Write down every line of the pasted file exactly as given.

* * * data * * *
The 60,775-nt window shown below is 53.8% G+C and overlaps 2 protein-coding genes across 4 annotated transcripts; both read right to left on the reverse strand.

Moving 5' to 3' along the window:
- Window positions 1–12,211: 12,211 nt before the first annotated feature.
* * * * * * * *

The 60,775-nt window shown below is 53.8% G+C and overlaps 2 protein-coding genes across 4 annotated transcripts; both read right to left on the reverse strand.

Moving 5' to 3' along the window:
- Window positions 1–12,211: 12,211 nt before the first annotated feature.